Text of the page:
But I’ve never felt lucky to have support for a passion/hobby from Betsy. In my mind, it’s what we do in a partnership. We encourage our partners to follow their passion. Sometimes that means packing three cake pans when you’re traveling (right, Chelsea?) Or perhaps it’s editing a blog post. In this case, it’s learning how to rebuild a dresser leg.

When people tell me how lucky I am to have Betsy supporting my passions I’m often tempted to respond with, ‘No, you just chose the wrong partner.’

(A note from Betsy: Jordann crocheted for ONE DAY. Not a week. Don’t let her fool you into thinking she had a weeks worth of commitment on that one.)

When To Let Go

Five years ago Betsy and I went on the journey to have children. We decided before we even started that three was our magic number. We weren’t going to ‘see how the first one went.’ We wanted three and we wanted them close in age. And we did. Three in four years, you’d think this next decision would come easy.

As I mentioned in my previous post the picking of a donor is no easy task. At least it wasn’t for us. From day one we wanted the same donor for all our kids. Which required a stock at the local sperm bank. Unless one gets pregnant using fresh sperm, they’re paying for storage at a bank. We were lucky and got pregnant rather easy. We have an excessive number of vials, now stored at the bank. Now the question becomes do we continue to pay for sperm storage for our frozen vials? Three kids, done. The answer should be easy.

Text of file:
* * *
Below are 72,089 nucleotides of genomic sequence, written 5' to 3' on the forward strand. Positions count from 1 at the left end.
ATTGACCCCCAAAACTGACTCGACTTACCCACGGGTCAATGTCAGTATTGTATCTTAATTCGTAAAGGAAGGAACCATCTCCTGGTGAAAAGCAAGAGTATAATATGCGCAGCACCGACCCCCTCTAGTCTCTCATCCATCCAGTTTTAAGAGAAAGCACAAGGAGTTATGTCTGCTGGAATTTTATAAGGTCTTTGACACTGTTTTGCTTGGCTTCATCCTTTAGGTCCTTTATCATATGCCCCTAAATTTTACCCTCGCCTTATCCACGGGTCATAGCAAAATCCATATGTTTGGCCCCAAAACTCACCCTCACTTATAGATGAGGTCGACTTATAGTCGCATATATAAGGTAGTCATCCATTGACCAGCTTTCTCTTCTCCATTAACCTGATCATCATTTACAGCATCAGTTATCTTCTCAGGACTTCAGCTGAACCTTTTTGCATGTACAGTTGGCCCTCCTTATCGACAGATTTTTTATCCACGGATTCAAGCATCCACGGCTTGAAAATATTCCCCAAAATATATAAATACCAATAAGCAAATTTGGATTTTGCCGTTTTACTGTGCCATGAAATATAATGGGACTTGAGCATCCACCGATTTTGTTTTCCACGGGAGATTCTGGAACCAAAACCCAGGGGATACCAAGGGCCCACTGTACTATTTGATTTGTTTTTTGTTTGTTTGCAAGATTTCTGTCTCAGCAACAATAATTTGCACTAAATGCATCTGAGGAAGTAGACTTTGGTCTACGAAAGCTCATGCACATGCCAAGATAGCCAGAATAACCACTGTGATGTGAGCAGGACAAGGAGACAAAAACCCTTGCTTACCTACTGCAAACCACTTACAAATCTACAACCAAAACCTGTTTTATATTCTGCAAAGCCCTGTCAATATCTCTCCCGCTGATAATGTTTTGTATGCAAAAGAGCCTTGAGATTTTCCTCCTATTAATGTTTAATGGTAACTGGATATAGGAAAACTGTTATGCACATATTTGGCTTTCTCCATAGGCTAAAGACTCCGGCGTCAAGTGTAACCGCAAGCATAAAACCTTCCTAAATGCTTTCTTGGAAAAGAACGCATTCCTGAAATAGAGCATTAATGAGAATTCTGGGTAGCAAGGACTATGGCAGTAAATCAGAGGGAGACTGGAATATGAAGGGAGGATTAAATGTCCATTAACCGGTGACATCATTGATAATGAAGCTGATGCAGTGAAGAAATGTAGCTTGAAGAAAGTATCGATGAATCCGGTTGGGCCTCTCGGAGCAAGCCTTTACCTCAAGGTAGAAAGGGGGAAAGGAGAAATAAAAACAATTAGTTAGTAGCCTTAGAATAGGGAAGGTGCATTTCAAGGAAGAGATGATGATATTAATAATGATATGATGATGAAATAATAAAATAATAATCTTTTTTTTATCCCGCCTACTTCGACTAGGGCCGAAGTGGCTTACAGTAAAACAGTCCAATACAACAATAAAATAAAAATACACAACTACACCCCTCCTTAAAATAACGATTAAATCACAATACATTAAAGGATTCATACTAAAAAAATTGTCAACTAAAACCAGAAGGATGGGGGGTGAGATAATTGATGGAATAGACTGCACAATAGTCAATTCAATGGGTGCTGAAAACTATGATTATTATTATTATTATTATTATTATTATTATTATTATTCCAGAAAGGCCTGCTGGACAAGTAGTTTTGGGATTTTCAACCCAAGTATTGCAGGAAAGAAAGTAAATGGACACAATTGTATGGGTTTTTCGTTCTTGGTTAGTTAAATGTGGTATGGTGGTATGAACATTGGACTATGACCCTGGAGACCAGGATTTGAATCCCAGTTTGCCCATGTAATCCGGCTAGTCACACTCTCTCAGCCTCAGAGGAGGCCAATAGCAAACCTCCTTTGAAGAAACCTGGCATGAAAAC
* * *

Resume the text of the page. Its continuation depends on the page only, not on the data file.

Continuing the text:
But it isn’t, there is a visceral connection to the frozen sperm. My three amazing children were made with it. And yet we’re done having kids. But do I want to make that decision so final? It’s non-reversible. There is no surgery to undo it.

So, do I continue to pay the $400 annual storage fee? Or put the money elsewhere knowing I can’t change my mind? Will it ever be an easy decision? Another small crux in the life of same-sex parents.